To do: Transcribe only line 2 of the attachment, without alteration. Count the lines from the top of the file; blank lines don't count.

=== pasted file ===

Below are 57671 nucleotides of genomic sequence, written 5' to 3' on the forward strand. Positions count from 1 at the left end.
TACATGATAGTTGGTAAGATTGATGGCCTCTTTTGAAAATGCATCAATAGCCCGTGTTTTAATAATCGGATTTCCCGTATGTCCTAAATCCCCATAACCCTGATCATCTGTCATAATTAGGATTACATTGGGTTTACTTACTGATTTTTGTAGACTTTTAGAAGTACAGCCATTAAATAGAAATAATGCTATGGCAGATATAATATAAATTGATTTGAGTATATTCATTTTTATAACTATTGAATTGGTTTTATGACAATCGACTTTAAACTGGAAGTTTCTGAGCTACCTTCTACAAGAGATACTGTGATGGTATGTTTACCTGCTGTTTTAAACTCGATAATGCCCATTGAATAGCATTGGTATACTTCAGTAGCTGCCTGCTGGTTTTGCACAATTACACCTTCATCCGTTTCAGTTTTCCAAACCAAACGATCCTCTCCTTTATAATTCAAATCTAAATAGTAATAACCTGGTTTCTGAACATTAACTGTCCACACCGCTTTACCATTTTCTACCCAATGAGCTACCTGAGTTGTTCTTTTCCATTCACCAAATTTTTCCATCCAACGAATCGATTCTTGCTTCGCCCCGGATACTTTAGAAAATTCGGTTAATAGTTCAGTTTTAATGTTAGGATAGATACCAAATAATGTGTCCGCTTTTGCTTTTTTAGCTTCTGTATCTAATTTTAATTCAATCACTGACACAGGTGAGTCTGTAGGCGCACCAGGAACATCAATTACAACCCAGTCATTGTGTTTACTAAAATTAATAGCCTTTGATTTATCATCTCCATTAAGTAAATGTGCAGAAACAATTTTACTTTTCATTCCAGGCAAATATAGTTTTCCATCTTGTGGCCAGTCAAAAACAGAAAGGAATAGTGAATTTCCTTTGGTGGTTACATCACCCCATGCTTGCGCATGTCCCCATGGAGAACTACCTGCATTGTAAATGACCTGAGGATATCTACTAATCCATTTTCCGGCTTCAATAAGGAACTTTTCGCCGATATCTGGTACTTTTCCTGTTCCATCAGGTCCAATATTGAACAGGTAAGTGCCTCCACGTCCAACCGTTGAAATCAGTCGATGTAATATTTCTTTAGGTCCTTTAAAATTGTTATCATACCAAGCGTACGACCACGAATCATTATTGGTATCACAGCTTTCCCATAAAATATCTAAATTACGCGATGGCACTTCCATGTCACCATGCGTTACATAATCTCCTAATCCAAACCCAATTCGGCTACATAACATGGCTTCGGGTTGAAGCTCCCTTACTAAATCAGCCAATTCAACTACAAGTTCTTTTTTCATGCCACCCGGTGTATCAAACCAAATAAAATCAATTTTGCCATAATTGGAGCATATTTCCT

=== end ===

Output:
TACATGATAGTTGGTAAGATTGATGGCCTCTTTTGAAAATGCATCAATAGCCCGTGTTTTAATAATCGGATTTCCCGTATGTCCTAAATCCCCATAACCCTGATCATCTGTCATAATTAGGATTACATTGGGTTTACTTACTGATTTTTGTAGACTTTTAGAAGTACAGCCATTAAATAGAAATAATGCTATGGCAGATATAATATAAATTGATTTGAGTATATTCATTTTTATAACTATTGAATTGGTTTTATGACAATCGACTTTAAACTGGAAGTTTCTGAGCTACCTTCTACAAGAGATACTGTGATGGTATGTTTACCTGCTGTTTTAAACTCGATAATGCCCATTGAATAGCATTGGTATACTTCAGTAGCTGCCTGCTGGTTTTGCACAATTACACCTTCATCCGTTTCAGTTTTCCAAACCAAACGATCCTCTCCTTTATAATTCAAATCTAAATAGTAATAACCTGGTTTCTGAACATTAACTGTCCACACCGCTTTACCATTTTCTACCCAATGAGCTACCTGAGTTGTTCTTTTCCATTCACCAAATTTTTCCATCCAACGAATCGATTCTTGCTTCGCCCCGGATACTTTAGAAAATTCGGTTAATAGTTCAGTTTTAATGTTAGGATAGATACCAAATAATGTGTCCGCTTTTGCTTTTTTAGCTTCTGTATCTAATTTTAATTCAATCACTGACACAGGTGAGTCTGTAGGCGCACCAGGAACATCAATTACAACCCAGTCATTGTGTTTACTAAAATTAATAGCCTTTGATTTATCATCTCCATTAAGTAAATGTGCAGAAACAATTTTACTTTTCATTCCAGGCAAATATAGTTTTCCATCTTGTGGCCAGTCAAAAACAGAAAGGAATAGTGAATTTCCTTTGGTGGTTACATCACCCCATGCTTGCGCATGTCCCCATGGAGAACTACCTGCATTGTAAATGACCTGAGGATATCTACTAATCCATTTTCCGGCTTCAATAAGGAACTTTTCGCCGATATCTGGTACTTTTCCTGTTCCATCAGGTCCAATATTGAACAGGTAAGTGCCTCCACGTCCAACCGTTGAAATCAGTCGATGTAATATTTCTTTAGGTCCTTTAAAATTGTTATCATACCAAGCGTACGACCACGAATCATTATTGGTATCACAGCTTTCCCATAAAATATCTAAATTACGCGATGGCACTTCCATGTCACCATGCGTTACATAATCTCCTAATCCAAACCCAATTCGGCTACATAACATGGCTTCGGGTTGAAGCTCCCTTACTAAATCAGCCAATTCAACTACAAGTTCTTTTTTCATGCCACCCGGTGTATCAAACCAAATAAAATCAATTTTGCCATAATTGGAGCATATTTCCT